Vystopia or: Yes, I am actually begging you.

Posted on

From beasts we scorn as soulless
in forest, field and den,
the cry goes up to witness
the soullessness of men.     – M. Frida Hartley

It has been more than a year since I last posted content on this website. I guess life just got in the way: work, adopting a dog, buying a house, moving, getting settled, doing the laundry and vacuum cleaning every now and then.

But recently the urge to write came up because I have some important things to say. I ignored this urge for a while though: getting a message across only works when your argument is lucid, when you know what the tone of your text should be, and when you’re willing to get into discussions and possibly arguments with the people you genuinely like. To be honest, I don’t think I’ll ever be really ready for that last aspect.

But today I broke down; I saw footage of a pig being slaughtered. Facing the pig who got electrocuted, fell onto some sort of conveyor belt, was raised by one of her legs into the air with a chain, got conscious again and started struggling, was stabbed in the throat, kind of bled out, and eventually disappeared into boiling water. I kept the sound off, which probably saved me from losing it completely.

I’ve been seeing similar footage because – well – that’s what you get when you turn vegan and follow vegans and animal rights groups on social media. But for the first time after seeing this footage, I just wanted to die. Not just the brain saying: “Ugh, I want to die”, but my legs became wobbly,  my stomach turned, my heart rate went up, and I could feel every ounce of joy and happiness just disappear from me. There is genuinely no way to enjoy anything in life when realising that what I had just witnessed is normal and happening every minute, every hour, every day, every week, every month, every year. (Apparently, this is called Vystopia).

Getting electrocuted or being gassed by CO2 are the most ‘humane’ ways to kill/sedate a pig before it’s being slaughtered by stabbing. And by looking this pig in the face and seeing the expression on her face, from the beginning of this electrocution up to the falling onto the conveyor belt, it became very very clear: it is never humane, it is never quick, and I would rather die than put someone through that experience. And believe me: the CO2 option isn’t any more humane than this. And yes, this also happens in The Netherlands, don’t fool yourself.

A week ago, Meat the Victims (an organisation whose members break the law -in a non-violent manner- by going into farms, inviting the media to come in and film the living conditions of the animals that we consume and use) walked into a pig farm in Boxtel, the Netherlands. There was a lot of commotion: the media weren’t allowed to enter, activists were locked into the farm, farmers went berserk and started damaging activists’ cars and throwing meat onto the cars, etc.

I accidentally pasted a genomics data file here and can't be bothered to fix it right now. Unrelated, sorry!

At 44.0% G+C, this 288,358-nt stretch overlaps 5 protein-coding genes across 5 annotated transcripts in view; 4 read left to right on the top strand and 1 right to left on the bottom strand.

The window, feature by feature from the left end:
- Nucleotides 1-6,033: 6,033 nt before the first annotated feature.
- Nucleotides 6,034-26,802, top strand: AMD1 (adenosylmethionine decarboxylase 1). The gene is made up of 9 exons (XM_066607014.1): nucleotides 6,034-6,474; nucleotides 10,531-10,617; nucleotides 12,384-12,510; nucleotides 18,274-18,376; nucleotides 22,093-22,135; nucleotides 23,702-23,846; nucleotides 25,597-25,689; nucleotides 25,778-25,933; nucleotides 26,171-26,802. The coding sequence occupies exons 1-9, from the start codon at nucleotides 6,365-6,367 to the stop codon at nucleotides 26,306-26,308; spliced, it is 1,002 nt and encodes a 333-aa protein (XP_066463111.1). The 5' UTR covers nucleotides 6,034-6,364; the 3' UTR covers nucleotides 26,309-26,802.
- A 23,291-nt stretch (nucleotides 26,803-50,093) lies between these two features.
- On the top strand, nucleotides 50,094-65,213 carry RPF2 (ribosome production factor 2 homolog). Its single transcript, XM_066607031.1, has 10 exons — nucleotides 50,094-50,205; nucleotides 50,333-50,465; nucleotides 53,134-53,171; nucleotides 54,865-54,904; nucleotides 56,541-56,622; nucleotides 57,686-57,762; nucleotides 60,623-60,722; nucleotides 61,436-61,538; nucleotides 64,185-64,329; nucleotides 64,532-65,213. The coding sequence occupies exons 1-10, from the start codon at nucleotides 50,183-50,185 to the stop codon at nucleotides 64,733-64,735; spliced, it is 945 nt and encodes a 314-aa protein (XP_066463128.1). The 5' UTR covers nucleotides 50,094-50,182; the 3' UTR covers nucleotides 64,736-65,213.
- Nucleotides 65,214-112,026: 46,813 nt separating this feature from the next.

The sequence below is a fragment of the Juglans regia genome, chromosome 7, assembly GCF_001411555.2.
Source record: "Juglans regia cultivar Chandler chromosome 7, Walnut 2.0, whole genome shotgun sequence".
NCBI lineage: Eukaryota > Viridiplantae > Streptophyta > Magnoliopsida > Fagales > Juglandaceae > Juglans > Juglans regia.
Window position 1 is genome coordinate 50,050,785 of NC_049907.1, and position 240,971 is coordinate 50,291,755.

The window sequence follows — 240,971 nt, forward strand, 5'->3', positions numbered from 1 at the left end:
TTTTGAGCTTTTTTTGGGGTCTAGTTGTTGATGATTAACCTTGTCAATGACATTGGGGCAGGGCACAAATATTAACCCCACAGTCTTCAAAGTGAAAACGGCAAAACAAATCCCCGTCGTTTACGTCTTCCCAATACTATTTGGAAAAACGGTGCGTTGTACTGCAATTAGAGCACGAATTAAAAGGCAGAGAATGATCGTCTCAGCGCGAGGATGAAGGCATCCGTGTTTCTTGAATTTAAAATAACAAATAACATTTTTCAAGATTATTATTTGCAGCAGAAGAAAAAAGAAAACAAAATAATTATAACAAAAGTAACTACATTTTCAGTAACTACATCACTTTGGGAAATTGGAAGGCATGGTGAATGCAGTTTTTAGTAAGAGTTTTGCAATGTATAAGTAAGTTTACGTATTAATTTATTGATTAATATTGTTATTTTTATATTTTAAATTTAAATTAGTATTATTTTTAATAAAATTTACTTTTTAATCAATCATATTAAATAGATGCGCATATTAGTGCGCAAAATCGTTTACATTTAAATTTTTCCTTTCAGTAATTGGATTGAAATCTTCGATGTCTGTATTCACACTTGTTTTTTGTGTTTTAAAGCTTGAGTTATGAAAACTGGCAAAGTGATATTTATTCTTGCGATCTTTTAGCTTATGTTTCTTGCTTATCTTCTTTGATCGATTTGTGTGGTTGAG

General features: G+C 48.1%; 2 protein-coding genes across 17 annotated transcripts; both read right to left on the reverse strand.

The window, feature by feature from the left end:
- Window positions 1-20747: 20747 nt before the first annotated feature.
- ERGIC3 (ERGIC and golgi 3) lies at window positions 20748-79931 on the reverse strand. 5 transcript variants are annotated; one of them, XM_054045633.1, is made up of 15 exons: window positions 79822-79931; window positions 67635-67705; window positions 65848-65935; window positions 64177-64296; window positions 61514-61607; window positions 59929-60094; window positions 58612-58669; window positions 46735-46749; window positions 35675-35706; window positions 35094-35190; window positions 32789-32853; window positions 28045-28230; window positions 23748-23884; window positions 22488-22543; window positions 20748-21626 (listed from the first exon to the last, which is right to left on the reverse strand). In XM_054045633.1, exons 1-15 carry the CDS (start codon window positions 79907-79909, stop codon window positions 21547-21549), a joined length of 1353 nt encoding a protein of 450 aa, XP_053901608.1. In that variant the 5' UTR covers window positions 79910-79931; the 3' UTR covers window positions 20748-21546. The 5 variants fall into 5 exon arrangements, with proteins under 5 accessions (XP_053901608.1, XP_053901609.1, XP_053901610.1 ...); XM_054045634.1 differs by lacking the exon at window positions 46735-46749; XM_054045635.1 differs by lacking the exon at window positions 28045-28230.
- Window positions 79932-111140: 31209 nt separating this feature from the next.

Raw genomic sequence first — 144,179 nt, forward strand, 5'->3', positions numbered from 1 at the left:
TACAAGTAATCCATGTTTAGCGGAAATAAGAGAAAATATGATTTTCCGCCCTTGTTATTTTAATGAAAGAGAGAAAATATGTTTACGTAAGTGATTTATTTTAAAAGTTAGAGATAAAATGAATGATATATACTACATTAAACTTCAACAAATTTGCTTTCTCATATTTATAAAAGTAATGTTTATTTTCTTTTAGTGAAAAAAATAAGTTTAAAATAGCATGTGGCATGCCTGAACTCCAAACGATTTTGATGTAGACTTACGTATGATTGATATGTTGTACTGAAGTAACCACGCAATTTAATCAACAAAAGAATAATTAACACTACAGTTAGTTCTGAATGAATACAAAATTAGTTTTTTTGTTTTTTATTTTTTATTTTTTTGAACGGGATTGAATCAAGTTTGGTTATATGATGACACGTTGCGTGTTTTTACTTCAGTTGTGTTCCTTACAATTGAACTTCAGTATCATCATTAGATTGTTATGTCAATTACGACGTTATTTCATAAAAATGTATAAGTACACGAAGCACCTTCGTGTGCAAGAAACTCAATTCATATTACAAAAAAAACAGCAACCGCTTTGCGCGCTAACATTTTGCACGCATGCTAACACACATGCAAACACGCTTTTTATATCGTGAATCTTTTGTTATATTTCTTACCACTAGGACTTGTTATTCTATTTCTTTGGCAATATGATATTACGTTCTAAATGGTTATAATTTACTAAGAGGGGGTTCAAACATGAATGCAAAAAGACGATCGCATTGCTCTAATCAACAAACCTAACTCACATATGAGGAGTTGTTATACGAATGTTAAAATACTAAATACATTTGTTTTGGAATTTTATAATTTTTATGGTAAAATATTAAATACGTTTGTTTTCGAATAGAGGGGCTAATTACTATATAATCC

Prior to this event, there was a Cube of Truth on the Dam in Amsterdam for 24 hours. Almost a thousand activists showed footage of the meat, egg, and dairy industry and the effects these industries have on the animals, our health, and the planet. People passing by are free to watch the footage, ask questions, have discussions and sign up to try and become a vegan themselves. Although I have respect for both activists’ groups, I feel that the Cube of Truth would have been a perfect statement on its own, without the commotion of the Meat the Victims action. Because it’s friendly and has a positive vibe to it. It might even be possible that Meat the Victims ruined it for the Cube of Truthers when you look at it from the public’s point of view. It’s also believed by some pragmatic vegans that showing how veganism (or any behaviour you want others to adopt) is done in a positive way, encourages people to do the same. The more people act a certain way, the more common it becomes, the more common it becomes, the more people will act in the same manner.

And really, I want to be that pragmatic vegan. I want to show you how easy it is, how creative you become when baking cinnamon rolls and all that jazz and how delicious and awesome the food can be. But sometimes, on days like this, I can’t. Because I know that if all the people that I know and that I love would watch this footage that I saw – that poor pig being gassed or electrocuted, that little rooster being drowned, that cow running after her calf and going to slaughter some years later, those fish in those trawl nets- ….if my friends and family would take the time and really look at it…really let it sink in…then no one would consider buying meat, eggs, dairy or fish ever again.

It doesn’t matter if you see these animals as less sophisticated, less intelligent, or whether you feel there are more pressing issues in the world that we should deal with. It’s not an either/or issue: it’s not either we will stop wars/child molestation/racism/domestic violence OR we’ll speak up against animal cruelty and recognise that all this suffering in factory farming and in slaughterhouses is no longer necessary and we stop buying the products that keep this horror show going. It doesn’t work that way. It’s accepting that there’s a way to minimise the pain you inflict on others and acting on that acceptance and the responsibility that comes with it. Even if this means looking at the footage and leaving the bacon and milk out.

Because I truly believe that the people that I know and hold dear can recognise suffering and pain in others (man or animal) and would do everything they could to stop it.

Please consider watching the following documentaries:

Earthlings

Dominion

Forks over Knives (can be found on Netflix)

And get a vegan starter kit here


What about The Happiness of Pursuit by Chris Guillebeau?

Posted on

When turning the last page of Guillebeau’s Happiness of Pursuit  you almost start wondering how you’ve managed to stay this happy with your comparatively uneventful life. Your one-year trip to a foreign country after graduating from college isn’t worth mentioning anymore, on the contrary: it’s embarrassing you decided to come back at all.

This sudden awareness of one’s unadventurous lifestyle and the hidden discontent that lots of readers probably have (why else would you start reading this book?) might be exactly what the book is aiming at.